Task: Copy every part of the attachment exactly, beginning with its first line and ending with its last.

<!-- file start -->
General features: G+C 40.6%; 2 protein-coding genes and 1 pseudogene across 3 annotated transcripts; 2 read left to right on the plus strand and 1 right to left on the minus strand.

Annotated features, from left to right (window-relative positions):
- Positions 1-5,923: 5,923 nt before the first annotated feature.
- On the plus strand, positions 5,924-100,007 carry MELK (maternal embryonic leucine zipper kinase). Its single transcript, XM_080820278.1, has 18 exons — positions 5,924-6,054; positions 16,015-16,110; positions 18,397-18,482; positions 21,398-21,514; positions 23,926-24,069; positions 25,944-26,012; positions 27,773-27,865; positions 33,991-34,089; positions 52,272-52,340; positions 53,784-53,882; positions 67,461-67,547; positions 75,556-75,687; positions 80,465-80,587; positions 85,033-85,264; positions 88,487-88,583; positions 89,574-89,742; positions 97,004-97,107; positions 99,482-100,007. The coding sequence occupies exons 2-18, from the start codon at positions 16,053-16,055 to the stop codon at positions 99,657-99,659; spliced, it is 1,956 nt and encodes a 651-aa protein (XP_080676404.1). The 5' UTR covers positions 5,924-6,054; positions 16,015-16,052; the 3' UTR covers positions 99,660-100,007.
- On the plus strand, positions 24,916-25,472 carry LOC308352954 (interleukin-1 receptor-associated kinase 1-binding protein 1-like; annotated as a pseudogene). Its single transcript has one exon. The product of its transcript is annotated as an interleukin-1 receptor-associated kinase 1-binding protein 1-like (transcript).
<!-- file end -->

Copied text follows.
General features: G+C 40.6%; 2 protein-coding genes and 1 pseudogene across 3 annotated transcripts; 2 read left to right on the plus strand and 1 right to left on the minus strand.

Annotated features, from left to right (window-relative positions):
- Positions 1-5,923: 5,923 nt before the first annotated feature.
- On the plus strand, positions 5,924-100,007 carry MELK (maternal embryonic leucine zipper kinase). Its single transcript, XM_080820278.1, has 18 exons — positions 5,924-6,054; positions 16,015-16,110; positions 18,397-18,482; positions 21,398-21,514; positions 23,926-24,069; positions 25,944-26,012; positions 27,773-27,865; positions 33,991-34,089; positions 52,272-52,340; positions 53,784-53,882; positions 67,461-67,547; positions 75,556-75,687; positions 80,465-80,587; positions 85,033-85,264; positions 88,487-88,583; positions 89,574-89,742; positions 97,004-97,107; positions 99,482-100,007. The coding sequence occupies exons 2-18, from the start codon at positions 16,053-16,055 to the stop codon at positions 99,657-99,659; spliced, it is 1,956 nt and encodes a 651-aa protein (XP_080676404.1). The 5' UTR covers positions 5,924-6,054; positions 16,015-16,052; the 3' UTR covers positions 99,660-100,007.
- On the plus strand, positions 24,916-25,472 carry LOC308352954 (interleukin-1 receptor-associated kinase 1-binding protein 1-like; annotated as a pseudogene). Its single transcript has one exon. The product of its transcript is annotated as an interleukin-1 receptor-associated kinase 1-binding protein 1-like (transcript).